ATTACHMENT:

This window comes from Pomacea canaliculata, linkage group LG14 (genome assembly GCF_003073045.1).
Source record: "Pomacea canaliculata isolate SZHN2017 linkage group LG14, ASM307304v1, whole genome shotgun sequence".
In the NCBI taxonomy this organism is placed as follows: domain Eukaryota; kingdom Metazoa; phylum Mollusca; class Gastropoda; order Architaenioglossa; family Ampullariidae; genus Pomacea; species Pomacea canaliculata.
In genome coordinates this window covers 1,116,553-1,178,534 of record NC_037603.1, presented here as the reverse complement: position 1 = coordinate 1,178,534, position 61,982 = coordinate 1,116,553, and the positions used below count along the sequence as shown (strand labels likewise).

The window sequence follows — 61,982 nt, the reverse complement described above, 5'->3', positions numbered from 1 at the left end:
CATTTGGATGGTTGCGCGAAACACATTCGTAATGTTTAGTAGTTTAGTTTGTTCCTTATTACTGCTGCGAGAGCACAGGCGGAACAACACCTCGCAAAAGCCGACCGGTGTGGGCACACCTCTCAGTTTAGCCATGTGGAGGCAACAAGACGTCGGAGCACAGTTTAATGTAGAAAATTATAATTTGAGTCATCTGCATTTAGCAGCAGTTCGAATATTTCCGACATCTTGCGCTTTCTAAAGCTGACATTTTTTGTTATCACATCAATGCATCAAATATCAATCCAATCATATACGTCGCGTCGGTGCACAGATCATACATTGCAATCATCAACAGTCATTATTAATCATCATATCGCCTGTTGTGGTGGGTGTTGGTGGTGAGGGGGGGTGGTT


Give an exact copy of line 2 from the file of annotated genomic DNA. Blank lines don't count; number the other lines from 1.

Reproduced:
Source record: "Pomacea canaliculata isolate SZHN2017 linkage group LG14, ASM307304v1, whole genome shotgun sequence".